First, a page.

The stated purpose of the proposed Keystone XL Pipeline is to transport crude oil taken from the oil sands in Canada’s Alberta province southward to the refining facilities located in the United States mid-South region of Oklahoma and along the Gulf Of Mexico coastline. When those oil sands were viable as a source of crude oil, the project made infinite sense, but a major hitch has developed.
I wrote previously, HERE, about the jeopardy into which falling crude oil prices have put crude oil extracted in the US through the use of hydraulic fracturing, also known as fracking. Crude oil extracted from oil tar sands have in common with fracking the vulnerability of high extraction costs when compared with traditional methodologies used with traditional oil deposits.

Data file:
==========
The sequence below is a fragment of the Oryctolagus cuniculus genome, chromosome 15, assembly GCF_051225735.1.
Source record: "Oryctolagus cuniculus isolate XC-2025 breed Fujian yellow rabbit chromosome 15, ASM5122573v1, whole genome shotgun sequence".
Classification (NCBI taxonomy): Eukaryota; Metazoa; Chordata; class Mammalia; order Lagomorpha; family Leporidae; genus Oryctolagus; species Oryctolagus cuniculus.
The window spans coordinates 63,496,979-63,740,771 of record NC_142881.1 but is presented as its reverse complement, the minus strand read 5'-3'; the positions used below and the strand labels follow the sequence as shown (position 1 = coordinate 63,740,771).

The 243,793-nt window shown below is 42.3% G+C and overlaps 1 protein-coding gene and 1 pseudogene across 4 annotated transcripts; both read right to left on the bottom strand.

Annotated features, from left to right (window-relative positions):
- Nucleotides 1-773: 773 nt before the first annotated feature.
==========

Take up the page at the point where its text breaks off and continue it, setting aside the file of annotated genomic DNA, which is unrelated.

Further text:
Today, the price of West Texas Intermediate (WTI) crude oil (the common U.S. standard) stands at less than $47 a 42-gallon barrel, and it will almost certainly go lower. The Saudi’s have publicly stated that they will not curtail production in their Saudi Arabian oil fields, even if WTI crude goes down to $10 a barrel. The death of King Abdullah may cause a twitch or two in the markets, but no long-term change in the trend.
Although the newly elected Congress seems bent on sending to the President’s desk a bill mandating the construction of the pipeline, it may be time to think about whether or not the project still makes economic sense, especially in light of President Obama’s vow to veto such a bill.
Maybe the best approach is to wait for a new occupant of the White House, one that will surely be more objective in evaluating the project on its merits.